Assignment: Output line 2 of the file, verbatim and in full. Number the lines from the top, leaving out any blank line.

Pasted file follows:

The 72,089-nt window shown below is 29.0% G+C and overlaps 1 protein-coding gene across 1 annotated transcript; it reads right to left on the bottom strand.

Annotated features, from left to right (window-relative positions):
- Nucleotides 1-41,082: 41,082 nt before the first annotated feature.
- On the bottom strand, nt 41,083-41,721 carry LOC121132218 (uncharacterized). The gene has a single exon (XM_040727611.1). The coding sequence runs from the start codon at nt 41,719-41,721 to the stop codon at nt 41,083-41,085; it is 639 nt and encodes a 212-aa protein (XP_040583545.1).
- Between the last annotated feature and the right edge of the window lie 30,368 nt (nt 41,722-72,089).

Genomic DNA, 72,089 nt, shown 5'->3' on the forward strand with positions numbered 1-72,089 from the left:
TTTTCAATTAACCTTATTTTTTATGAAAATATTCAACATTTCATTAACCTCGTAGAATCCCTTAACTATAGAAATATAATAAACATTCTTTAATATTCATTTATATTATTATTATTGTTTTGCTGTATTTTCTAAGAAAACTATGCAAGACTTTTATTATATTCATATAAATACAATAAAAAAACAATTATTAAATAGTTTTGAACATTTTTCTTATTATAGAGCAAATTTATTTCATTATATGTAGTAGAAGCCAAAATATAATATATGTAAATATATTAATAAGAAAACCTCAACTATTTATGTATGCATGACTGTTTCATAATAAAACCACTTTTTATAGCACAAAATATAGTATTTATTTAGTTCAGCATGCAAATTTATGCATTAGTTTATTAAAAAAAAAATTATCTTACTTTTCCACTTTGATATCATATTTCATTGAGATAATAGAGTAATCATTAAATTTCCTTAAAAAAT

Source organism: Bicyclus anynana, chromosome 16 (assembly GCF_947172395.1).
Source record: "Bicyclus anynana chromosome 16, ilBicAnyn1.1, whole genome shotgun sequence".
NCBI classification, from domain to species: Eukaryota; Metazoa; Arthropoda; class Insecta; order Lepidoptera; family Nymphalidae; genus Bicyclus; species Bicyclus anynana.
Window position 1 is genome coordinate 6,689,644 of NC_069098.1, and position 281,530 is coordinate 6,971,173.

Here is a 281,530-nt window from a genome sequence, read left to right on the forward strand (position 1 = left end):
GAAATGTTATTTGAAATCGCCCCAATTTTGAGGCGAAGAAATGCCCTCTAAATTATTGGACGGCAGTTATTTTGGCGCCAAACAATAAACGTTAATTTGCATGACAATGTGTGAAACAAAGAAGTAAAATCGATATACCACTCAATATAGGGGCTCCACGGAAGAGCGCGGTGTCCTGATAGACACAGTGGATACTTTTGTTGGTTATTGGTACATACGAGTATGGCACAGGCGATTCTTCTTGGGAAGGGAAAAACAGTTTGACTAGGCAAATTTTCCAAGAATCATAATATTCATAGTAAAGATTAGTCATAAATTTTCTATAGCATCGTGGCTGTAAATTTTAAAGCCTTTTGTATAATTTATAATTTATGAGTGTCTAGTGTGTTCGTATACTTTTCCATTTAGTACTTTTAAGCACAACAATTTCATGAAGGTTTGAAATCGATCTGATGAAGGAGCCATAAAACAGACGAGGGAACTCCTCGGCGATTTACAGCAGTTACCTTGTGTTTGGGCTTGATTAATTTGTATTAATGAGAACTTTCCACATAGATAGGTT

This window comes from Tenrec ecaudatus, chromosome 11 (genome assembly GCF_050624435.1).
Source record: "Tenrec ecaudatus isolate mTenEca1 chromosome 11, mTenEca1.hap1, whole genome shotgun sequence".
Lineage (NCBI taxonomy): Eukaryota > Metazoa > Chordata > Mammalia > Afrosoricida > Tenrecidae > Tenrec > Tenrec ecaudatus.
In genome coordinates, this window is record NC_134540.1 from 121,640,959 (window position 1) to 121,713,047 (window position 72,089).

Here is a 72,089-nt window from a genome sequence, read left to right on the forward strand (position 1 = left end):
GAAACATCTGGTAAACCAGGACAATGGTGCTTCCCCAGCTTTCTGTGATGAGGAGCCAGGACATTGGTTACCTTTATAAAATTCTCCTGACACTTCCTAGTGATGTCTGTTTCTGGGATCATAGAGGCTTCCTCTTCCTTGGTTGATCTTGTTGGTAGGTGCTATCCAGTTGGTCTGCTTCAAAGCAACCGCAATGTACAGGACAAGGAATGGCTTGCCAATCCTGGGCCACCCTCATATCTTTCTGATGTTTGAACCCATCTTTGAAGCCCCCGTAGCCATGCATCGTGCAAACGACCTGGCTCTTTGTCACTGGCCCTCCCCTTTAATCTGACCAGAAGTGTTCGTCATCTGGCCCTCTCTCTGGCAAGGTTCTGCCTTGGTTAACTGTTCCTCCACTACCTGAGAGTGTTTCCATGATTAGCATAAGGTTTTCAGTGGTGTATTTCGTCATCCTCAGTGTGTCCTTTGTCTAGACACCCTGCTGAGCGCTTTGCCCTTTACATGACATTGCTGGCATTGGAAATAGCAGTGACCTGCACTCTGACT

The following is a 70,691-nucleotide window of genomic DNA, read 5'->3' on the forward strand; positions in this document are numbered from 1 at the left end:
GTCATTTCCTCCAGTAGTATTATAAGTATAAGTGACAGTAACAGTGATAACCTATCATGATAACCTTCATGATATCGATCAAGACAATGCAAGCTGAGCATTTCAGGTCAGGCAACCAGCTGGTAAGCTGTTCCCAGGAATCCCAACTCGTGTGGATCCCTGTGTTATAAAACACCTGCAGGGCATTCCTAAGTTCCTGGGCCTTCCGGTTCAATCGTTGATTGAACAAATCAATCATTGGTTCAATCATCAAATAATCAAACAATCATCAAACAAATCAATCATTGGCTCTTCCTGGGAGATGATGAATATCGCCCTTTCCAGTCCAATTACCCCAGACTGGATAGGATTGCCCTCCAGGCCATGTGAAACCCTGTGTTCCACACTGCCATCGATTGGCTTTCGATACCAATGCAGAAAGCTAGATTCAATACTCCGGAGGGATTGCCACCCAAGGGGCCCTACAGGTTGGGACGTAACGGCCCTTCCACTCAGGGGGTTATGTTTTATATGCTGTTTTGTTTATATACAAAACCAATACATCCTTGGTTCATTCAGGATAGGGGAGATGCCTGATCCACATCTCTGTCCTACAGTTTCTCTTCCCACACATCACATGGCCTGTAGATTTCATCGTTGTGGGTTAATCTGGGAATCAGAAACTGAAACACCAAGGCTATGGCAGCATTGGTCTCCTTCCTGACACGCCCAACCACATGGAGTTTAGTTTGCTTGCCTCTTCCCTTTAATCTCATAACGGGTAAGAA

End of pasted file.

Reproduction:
Annotated features, from left to right (window-relative positions):